As for headline writing, we take advantage of the larger space for subhead/summaries that using an online news site provides. Our main headlines will generally allude to an overall theme or situation in the story (e.g., “Shaky ground” for a recent analysis of wages in Asheville we did) while the subhead/summary space will offer more detail.

So far, it’s proven a successful combination: The shorter headlines prove memorable, and the longer subheads draw the reader in further. If we’re working with a freelancer or contributor, we’ll usually discuss the headline and subhead while we’re editing the piece as a whole, and I think this helps avoid the disconnect I’ve seen at some publications.

Q. News sites like yours solicit donations from readers. How do you see digital journalism becoming sustainable in Asheville and elsewhere?

A. I think reader-supported journalism has a powerful future, and one that’s not always appreciated. Services like Patreon, which provides a really easy monthly funding platform, have generally been used by artists, but they’re potentially strong funding sources for news organizations as well. There’s a plethora of really interesting crowdfunding tools out there, and some real potential to give independent media a desperately needed tool to survive and thrive.

I saw some of the potential for this freelancing for NSFWCorp, which asked its readers to subscribe for a really cheap amount per month to get full access. Their reader base paid, stayed engaged and was a really powerful source of support.

The Blade opted to have its pieces free to the public, but offering rewards and additional material for subscribers. We also chose to make the subscription affordable – ours start at $3 a month — to make them easily available to working people in Asheville.

There’s also an independence and simplicity in being reader-supported. The lack of ads certainly made our site far simpler to build and use from day one. We also don’t face the same potential pressure from advertisers, which can be a challenge for media organizations even if they’re trying to operate ethically and do good, hard-hitting journalism. Instead, our subscribers tend to act as a network of support in helping our publication succeed and keeping us informed.

Lastly, and this is very important for media in today’s changing world, it tends to be very stable. While we don’t see the swift gains some ad-backed publications do, we also don’t see the big declines. Our funding grows steadily each month, and there’s a lot of power in that.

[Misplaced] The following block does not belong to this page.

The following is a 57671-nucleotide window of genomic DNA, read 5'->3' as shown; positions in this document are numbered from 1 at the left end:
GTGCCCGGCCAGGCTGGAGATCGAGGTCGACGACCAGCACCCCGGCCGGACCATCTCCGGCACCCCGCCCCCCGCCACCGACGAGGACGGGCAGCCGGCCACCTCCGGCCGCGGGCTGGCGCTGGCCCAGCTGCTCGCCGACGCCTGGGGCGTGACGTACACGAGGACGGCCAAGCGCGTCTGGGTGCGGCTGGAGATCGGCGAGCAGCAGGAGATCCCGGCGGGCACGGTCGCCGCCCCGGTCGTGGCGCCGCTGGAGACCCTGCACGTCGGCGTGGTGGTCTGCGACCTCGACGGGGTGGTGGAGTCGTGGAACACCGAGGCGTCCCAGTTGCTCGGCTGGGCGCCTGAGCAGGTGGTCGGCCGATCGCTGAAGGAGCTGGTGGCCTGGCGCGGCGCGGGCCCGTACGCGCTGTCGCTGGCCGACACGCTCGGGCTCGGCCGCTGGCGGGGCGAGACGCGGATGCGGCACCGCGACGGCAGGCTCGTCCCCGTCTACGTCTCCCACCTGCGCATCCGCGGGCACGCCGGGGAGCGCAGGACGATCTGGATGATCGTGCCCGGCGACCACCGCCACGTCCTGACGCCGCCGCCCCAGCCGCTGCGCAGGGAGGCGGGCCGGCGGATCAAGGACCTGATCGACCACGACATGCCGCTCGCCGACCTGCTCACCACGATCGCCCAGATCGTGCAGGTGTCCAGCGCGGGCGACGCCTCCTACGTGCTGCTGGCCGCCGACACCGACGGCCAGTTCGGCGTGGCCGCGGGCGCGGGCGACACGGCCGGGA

Q&A with Michael Lananna, assistant editor at Baseball America

Michael Lananna is assistant editor at Baseball America magazine, with a focus on college baseball and the Major League Baseball draft. In this interview, conducted by email, he discusses his job and his predictions for the 2015 season.

Q. Describe your job. What is your typical workday like?

A. Baseball America is a five-day-a-week, 9-to-5 kind of job. It’s a biweekly publication, so some weeks I’m busy writing and editing stories and preparing pages for production. Other weeks, all of my energy goes toward reporting.

I’m one of two main college writers for the magazine and the website, so I need to constantly stay on the pulse of what’s happening in college baseball. With the season starting a couple of weeks ago, our college coverage is in full swing, meaning that we’re doing podcasts, previews, features, top 25 rankings and roundups every week.

Of course, being a baseball writer, I try to get out to ballparks as much as I can, traveling on the weekends to catch teams or players that intrigue me. Baseball America is unique in that it focuses on baseball from a player-development perspective. Most of our coverage is geared toward finding tomorrow’s future stars.

Q. How does story editing and headline writing work at Baseball America?

A. Every story that appears in our magazine goes through multiple rounds of editing. For every issue, we have a page budget, where different editors are assigned first and second reads of specific pages.